HONOLULU (KHON2) — Hawaii has seen lower COVID case counts within the past few weeks, but on many days the number of deaths reported remains high.

The state reported 35 new COVID-related deaths during the last week of October and the first week of November. People with underlying health conditions on Oahu — in the 60 to 69 age range — made up most of the deaths.

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According to the Department of Health (DOH), the numbers get updated once the department receives death certificates from doctors, hospitals or the medical examiner.

“You know the cases that are being reported today could be cause of activity over the last couple of weeks,” said Hilton Raethel, CEO of the Healthcare Association of Hawaii. “We had some low numbers in the last couple weeks, but it may just be a timing issue depending on when these cases are processed, if lab tests need to be done, what did this patient actually die of or an autopsy needs to be done.”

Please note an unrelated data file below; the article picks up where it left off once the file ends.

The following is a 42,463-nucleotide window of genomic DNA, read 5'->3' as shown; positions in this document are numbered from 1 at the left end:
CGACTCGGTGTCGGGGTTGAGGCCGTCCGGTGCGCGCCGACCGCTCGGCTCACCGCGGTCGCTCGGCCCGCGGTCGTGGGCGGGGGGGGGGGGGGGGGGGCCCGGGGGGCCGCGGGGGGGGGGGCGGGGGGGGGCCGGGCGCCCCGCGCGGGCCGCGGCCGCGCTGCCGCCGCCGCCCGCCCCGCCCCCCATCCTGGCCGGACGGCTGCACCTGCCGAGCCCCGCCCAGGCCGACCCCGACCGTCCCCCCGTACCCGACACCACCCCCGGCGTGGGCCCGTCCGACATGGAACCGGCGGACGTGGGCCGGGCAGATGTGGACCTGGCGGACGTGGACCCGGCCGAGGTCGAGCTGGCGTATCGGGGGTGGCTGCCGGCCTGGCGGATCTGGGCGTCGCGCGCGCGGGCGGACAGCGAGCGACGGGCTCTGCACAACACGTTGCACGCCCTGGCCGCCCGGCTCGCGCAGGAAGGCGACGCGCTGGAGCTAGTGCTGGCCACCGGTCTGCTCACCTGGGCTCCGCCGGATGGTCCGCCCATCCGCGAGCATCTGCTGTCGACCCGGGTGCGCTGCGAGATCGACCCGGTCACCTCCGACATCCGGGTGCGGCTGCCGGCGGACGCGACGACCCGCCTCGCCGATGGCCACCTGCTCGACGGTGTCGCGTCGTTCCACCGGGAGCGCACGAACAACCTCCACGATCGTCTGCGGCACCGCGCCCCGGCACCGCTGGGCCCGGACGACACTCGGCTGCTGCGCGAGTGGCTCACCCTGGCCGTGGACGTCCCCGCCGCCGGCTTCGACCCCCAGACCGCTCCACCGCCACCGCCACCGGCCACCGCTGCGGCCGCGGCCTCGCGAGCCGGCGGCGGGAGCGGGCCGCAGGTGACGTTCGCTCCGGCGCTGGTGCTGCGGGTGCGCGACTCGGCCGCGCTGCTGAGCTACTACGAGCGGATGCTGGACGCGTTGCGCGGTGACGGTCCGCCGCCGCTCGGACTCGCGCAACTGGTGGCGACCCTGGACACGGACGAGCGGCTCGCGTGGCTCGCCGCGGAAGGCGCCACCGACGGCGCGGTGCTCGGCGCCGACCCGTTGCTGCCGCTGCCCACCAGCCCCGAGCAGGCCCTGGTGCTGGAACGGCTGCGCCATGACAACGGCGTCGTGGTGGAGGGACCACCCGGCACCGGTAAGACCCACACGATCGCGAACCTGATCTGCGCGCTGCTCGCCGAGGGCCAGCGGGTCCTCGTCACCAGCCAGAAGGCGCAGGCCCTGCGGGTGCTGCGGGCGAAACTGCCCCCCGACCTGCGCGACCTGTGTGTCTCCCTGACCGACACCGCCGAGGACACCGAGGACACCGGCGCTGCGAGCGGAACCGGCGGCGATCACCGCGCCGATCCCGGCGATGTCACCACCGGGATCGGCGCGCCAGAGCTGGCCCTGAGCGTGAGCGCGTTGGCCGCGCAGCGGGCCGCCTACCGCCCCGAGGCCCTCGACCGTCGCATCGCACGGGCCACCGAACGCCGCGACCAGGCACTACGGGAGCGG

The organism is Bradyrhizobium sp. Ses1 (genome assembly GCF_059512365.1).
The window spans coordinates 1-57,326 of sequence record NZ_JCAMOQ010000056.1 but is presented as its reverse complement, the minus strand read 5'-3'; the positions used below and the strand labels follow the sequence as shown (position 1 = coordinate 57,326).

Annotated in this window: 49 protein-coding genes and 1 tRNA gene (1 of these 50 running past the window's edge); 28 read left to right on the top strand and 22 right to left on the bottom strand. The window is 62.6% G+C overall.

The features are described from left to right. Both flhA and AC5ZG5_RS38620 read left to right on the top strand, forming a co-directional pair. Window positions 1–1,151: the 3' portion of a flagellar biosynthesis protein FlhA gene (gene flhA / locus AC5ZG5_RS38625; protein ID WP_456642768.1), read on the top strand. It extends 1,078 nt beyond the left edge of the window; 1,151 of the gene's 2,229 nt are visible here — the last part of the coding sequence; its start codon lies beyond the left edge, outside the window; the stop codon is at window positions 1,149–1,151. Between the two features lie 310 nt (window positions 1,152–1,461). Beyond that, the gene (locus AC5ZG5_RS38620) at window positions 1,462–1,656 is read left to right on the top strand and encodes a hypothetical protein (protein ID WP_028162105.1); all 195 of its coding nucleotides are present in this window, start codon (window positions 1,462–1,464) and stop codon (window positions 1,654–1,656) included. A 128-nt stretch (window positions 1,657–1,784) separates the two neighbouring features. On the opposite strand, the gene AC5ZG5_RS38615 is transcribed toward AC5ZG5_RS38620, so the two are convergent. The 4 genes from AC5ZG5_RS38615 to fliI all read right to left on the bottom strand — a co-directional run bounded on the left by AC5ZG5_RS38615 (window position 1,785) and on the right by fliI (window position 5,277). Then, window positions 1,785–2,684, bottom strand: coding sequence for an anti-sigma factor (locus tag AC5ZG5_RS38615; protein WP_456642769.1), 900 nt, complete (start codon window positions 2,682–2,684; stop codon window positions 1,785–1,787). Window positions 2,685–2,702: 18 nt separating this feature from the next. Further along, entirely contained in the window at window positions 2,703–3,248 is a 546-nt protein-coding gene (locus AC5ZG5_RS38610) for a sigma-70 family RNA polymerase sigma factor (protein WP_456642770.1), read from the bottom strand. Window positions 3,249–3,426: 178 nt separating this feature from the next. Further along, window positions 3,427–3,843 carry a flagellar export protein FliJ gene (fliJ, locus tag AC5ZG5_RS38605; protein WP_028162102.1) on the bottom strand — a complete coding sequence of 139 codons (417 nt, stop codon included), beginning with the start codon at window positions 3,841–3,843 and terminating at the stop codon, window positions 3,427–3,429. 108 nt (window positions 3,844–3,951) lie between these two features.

According to the DOH, in October, the state’s death toll from the coronavirus jumped from a total of 813 to 911. The 60 to 69 and the 70 to 79 age ranges had the highest increase of deaths. Health experts said the rise in deaths is expected.

“Deaths tend to lag significantly behind hospitalizations and, most significantly, the case counts,” said Dr. Thomas Lee, University of Hawaii assistant epidemiology professor. “So, it’s no surprise when the cases are coming down, deaths weren’t really rising yet and hospitalizations were trending up.”

The medical examiner has one of its morgue trailers in full use, and there is already another one ready. A third trailer is also there, but it is not in use at this time. FEMA already has 380 applicants from Hawaii for its funeral assistance program for loved one’s who have died from COVID.

“So, we’re hoping right now that this is just an anomaly or a little bit of catch up, but unfortunately this just continues to reinforce how serious this disease is and how deadly it is,” Raethel added.

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“We should still take COVID seriously in terms of making sure you take all the precautions that are possible to protect yourself and your loved ones with vaccinations, mask wearing as well when you’re with a large group of people,” said Dr. Lee.